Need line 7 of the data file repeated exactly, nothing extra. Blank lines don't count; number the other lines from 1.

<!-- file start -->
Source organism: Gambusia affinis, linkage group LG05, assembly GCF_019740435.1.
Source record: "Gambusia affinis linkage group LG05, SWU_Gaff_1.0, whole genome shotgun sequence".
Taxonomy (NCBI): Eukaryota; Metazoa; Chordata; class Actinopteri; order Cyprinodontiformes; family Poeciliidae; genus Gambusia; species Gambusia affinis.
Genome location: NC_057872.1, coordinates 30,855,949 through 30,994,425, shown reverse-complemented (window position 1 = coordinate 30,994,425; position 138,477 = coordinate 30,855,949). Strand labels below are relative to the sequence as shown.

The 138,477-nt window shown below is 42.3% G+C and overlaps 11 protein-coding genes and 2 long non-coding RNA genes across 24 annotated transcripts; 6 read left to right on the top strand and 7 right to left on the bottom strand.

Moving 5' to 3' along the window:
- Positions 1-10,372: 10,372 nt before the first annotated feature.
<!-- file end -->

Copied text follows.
- Positions 1-10,372: 10,372 nt before the first annotated feature.